|go ahead... be a heretic|
Re^6: Capturing regex from mapby BrowserUk (Pope)
|on Sep 15, 2013 at 21:13 UTC||Need Help??|
OP had only
Indeed. Equally, the OP didn't use a void context and a capture variable per Re: Capturing regex from map, but that didn't stop you posting a polemic troll falsely equating the two (despite that you'd already pointed out they were not the same) for no reason other than to have a personal dig.
The difference between your post and mine, is that mine is intended to point out that the construct -- a regex within the list context of a map assigning to an array -- is very powerful, even beyond the simple use the OP put it to. And that if you take the time to understand why the OPs example works, then the other more powerful uses -- such as the one I demonstrated -- are equally easy to understand and therefore utilise.
Not very much. Actually, a negative amount.
All you did was put the regex into a localised list context by constructing a scoped array; and then convert that array to the list that would have been constructed had you left things alone. That's pointless make-work.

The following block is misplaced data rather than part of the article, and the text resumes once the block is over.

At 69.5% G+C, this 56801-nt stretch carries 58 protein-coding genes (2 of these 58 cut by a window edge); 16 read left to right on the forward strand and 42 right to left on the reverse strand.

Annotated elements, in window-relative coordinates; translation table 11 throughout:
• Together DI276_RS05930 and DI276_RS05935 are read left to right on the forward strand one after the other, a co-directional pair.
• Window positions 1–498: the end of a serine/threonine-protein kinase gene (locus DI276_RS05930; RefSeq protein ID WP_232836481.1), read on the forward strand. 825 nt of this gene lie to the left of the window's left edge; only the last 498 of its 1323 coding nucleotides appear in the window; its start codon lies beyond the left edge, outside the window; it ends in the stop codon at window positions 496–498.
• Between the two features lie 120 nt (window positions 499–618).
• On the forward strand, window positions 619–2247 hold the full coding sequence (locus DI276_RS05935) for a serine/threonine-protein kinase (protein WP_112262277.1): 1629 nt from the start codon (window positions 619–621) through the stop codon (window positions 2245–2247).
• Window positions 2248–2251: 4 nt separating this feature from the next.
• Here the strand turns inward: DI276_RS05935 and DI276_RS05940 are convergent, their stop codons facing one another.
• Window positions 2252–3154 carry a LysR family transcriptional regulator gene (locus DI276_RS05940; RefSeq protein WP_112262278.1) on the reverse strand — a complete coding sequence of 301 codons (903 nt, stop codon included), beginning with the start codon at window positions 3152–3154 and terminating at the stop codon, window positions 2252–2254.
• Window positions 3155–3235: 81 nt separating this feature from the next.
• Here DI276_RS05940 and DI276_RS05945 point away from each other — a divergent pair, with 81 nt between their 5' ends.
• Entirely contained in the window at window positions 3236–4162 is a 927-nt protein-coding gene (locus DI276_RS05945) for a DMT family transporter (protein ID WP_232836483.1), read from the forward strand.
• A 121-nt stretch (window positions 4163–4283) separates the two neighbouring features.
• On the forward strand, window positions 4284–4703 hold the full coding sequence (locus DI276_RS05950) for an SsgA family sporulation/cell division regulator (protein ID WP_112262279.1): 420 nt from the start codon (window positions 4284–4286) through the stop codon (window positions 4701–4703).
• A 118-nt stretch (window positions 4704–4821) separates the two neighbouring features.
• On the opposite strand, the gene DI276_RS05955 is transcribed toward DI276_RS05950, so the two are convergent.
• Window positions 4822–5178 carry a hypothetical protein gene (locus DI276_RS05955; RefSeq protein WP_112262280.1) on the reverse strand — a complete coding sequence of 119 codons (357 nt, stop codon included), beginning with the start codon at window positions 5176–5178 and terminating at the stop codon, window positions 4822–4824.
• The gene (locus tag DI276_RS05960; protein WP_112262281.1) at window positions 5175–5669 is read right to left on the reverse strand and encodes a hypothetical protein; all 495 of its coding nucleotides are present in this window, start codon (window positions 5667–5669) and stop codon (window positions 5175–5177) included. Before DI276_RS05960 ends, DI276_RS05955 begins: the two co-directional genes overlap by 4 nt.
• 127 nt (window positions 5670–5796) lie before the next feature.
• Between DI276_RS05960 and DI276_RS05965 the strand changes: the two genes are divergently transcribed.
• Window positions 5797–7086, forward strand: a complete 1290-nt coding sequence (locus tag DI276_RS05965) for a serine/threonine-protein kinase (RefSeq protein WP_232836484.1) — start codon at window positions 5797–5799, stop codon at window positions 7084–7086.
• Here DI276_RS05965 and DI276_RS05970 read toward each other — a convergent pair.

Anyone who understands that assigning a regex to an array assigns the captures; is equally capable of understanding that the same regex in the list context of a map statement assigned to an array will do the exact same thing.
You understand it. But you somehow think that other people won't. That you have to clarify the obvious for them by some utterly pointless make-work. You are advocating that 'other people' should dumb down their code, because some other 'other people' might not understand it like you do.
Suggestion: do not seek to intellectually diminish those 'other people'; seek to educate them.
If you can understand; and I can understand it; it is a fair bet that with just a little exposure; they will understand it too. It's neither that complicated, nor undocumented.
With the rise and rise of 'Social' network sites: 'Computers are making people easier to use everyday'
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In the absence of evidence, opinion is indistinguishable from prejudice.